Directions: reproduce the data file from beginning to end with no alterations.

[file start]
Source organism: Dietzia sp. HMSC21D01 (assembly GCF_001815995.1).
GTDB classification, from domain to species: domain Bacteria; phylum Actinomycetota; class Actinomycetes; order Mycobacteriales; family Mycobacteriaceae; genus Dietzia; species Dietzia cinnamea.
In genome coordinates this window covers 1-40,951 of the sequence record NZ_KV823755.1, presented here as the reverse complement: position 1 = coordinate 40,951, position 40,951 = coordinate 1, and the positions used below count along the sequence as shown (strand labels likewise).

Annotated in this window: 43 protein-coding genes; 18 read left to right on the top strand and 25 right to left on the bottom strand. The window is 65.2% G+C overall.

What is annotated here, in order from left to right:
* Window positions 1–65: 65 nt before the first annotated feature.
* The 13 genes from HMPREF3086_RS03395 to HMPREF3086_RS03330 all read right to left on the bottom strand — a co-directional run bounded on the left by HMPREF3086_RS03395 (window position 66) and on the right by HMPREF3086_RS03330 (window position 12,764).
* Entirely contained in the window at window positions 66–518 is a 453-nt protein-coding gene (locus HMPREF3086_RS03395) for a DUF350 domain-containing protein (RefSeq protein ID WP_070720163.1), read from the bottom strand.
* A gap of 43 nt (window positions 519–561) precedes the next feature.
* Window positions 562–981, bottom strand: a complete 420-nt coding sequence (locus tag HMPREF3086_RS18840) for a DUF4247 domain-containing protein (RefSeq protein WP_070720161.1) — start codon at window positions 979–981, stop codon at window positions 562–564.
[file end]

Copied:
Source organism: Dietzia sp. HMSC21D01 (assembly GCF_001815995.1).
GTDB classification, from domain to species: domain Bacteria; phylum Actinomycetota; class Actinomycetes; order Mycobacteriales; family Mycobacteriaceae; genus Dietzia; species Dietzia cinnamea.
In genome coordinates this window covers 1-40,951 of the sequence record NZ_KV823755.1, presented here as the reverse complement: position 1 = coordinate 40,951, position 40,951 = coordinate 1, and the positions used below count along the sequence as shown (strand labels likewise).

Annotated in this window: 43 protein-coding genes; 18 read left to right on the top strand and 25 right to left on the bottom strand. The window is 65.2% G+C overall.

What is annotated here, in order from left to right:
* Window positions 1–65: 65 nt before the first annotated feature.
* The 13 genes from HMPREF3086_RS03395 to HMPREF3086_RS03330 all read right to left on the bottom strand — a co-directional run bounded on the left by HMPREF3086_RS03395 (window position 66) and on the right by HMPREF3086_RS03330 (window position 12,764).
* Entirely contained in the window at window positions 66–518 is a 453-nt protein-coding gene (locus HMPREF3086_RS03395) for a DUF350 domain-containing protein (RefSeq protein ID WP_070720163.1), read from the bottom strand.
* A gap of 43 nt (window positions 519–561) precedes the next feature.
* Window positions 562–981, bottom strand: a complete 420-nt coding sequence (locus tag HMPREF3086_RS18840) for a DUF4247 domain-containing protein (RefSeq protein WP_070720161.1) — start codon at window positions 979–981, stop codon at window positions 562–564.